Wikipedia is now such a ubiquitous part of online life that it’s hard to remember how strange the project seemed at first. I was a freshman in college in 2000, when Jimmy Wales and Larry Sanger launched the crowdsourced research site that would later become Wikipedia. My first exposure to it was as a resource that was always mentioned with a warning: It was not acceptable to cite Wikipedia in a paper, T.A. after T.A. sternly made clear.
The concern was, of course, that an encyclopedia anyone could edit would naturally contain any number of errors or pranks, which Wikipedia calls “vandalism”: A physics page was once changed to read, “The first law of thermodynamics is: You do NOT talk about thermodynamics”; Mariah Carey was briefly listed as deceased after she botched a New Year’s Eve performance; and for a time, the page listing species of animals with no backbone included an entry on Paul Ryan. In the context of today’s internet—where the real scams are cleverly disguised, not embedded in a system that is transparent about being constantly edited and revised by anyone who wants to volunteer—these “fake news” items seem almost quaint.
Wikipedia is no longer a fringy website run by a small group of ragtag volunteers and overseen by a “Benevolent Dictator,” as the early Wikipedians fondly called Wales. Over the past 20 years, it has become the de facto first stop for anyone looking for a curated set of secondary sources. But it has also managed to remain fun and strange—a reminder of a time when the internet was quirkier, before its captains were regularly hauled before Congress, and users took to calling social media platforms “this hellsite” and meaning it.
How has it remained such a bastion of the Good Internet? It may be because Wikipedia fosters consensus, on even the most contentious of topics. Pages that are ideological lightning rods, like the entry on September 11, are often locked from anonymous edits, but for the most part, even controversial pages merely summarize disagreements, rather than wading into them.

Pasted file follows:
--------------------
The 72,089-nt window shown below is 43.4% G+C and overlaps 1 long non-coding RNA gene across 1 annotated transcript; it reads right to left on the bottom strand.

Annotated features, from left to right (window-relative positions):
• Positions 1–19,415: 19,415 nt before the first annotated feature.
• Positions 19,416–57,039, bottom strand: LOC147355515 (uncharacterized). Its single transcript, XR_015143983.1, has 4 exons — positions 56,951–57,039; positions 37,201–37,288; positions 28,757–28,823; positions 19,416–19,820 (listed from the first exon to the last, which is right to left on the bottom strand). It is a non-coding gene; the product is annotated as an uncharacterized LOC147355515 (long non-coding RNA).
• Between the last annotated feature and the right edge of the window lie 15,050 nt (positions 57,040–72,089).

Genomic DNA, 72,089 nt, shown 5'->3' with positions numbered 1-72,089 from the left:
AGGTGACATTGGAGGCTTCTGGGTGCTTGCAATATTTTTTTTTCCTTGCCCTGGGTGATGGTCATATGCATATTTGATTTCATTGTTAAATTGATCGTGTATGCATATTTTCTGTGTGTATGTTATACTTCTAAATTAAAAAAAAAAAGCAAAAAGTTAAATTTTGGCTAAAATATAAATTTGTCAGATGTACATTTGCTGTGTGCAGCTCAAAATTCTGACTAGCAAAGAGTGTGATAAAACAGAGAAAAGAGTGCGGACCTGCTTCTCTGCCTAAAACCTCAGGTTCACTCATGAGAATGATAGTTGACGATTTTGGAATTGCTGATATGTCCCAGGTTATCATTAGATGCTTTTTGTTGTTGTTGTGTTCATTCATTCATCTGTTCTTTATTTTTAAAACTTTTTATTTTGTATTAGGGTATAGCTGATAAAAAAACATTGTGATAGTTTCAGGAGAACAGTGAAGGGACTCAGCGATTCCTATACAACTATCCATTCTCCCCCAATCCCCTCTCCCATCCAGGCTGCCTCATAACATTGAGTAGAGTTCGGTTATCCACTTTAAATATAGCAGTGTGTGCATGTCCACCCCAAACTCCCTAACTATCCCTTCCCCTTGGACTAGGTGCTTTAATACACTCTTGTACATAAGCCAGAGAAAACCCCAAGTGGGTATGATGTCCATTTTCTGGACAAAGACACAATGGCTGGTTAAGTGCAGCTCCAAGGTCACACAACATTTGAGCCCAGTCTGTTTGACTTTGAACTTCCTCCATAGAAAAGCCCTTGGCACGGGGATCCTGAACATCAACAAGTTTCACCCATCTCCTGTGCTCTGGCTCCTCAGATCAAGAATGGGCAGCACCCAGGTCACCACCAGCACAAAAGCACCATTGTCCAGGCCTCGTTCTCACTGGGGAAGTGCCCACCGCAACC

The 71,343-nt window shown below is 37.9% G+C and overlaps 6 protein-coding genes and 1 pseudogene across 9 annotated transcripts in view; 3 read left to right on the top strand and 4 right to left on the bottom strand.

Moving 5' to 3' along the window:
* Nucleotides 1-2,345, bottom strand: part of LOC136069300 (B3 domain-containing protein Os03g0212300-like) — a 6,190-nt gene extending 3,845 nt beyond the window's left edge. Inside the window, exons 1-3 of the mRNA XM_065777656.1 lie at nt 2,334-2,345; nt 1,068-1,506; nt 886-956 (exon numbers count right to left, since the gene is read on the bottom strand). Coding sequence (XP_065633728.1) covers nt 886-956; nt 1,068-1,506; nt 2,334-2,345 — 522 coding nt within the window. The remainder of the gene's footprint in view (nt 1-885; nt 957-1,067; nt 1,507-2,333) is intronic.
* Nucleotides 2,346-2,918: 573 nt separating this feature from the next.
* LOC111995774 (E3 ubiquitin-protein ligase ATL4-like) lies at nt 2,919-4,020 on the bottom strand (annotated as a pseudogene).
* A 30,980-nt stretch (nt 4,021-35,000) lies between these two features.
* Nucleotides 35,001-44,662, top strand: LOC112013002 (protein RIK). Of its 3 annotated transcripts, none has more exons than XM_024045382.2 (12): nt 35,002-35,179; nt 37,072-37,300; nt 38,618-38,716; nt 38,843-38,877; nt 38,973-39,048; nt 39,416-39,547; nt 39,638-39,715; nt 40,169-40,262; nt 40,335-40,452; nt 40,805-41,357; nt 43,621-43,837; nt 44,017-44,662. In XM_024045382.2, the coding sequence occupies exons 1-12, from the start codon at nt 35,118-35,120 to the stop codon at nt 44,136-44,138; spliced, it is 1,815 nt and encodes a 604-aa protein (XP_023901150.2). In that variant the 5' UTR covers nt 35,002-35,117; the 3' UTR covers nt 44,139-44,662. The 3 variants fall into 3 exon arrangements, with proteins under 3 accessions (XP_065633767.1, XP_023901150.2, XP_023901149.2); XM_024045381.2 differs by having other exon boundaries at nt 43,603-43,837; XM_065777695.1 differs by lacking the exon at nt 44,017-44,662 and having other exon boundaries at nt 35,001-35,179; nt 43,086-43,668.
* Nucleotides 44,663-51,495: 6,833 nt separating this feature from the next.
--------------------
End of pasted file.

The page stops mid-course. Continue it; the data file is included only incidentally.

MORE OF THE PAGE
The New York Times once described the editing process as a “virtual barn-raising,” with volunteer editors working together to polish and build on Wikipedia’s 40 million entries. Today, some of this editing happens in real life, in edit-a-thons that aim to flesh out Wikipedia’s offerings in places where the sum total of “all human knowledge”—as Wales imagined his site in its early years—could benefit from greater inclusivity. Students and faculty at Howard University have filled in entries on black history; the Museum of Modern Art has gathered editors to create pages for women in the arts. Jess Wade, a researcher in the United Kingdom, has done the same for hundreds of female scientists.
The site’s success also has something to do with Wikipedia’s status as a nonprofit. It’s a rare corner of the internet where nobody is trying to sell you something. On its plain pages, you can actually let your attention unspool and surf a bit, following your curiosity down adjoining rabbit holes—you can get from the film Cats to an entry on the ionosphere in two clicks—without being bombarded by ads for whatever theater tickets or winter coat you glanced at last week.
Wales told C-SPAN in 2005 that people support Wikipedia (last year, more than seven million donors contributed) because “we help the internet not suck.” After the dot-com boom, he said, the web went from feeling like a place to communicate to a place that was “all about pop-up ads and spam and porn and selling dog food…. [We] harken back to that original version.”
Wikipedians strive for professionalism, but at a moment when slick internet tools can lend the gloss of high production value to every element of our overdocumented lives, it’s nice to encounter the work of a passionate hobbyist, even if ephemerally—knowing it could be sanded down by one of a thousand volunteer editors at any second.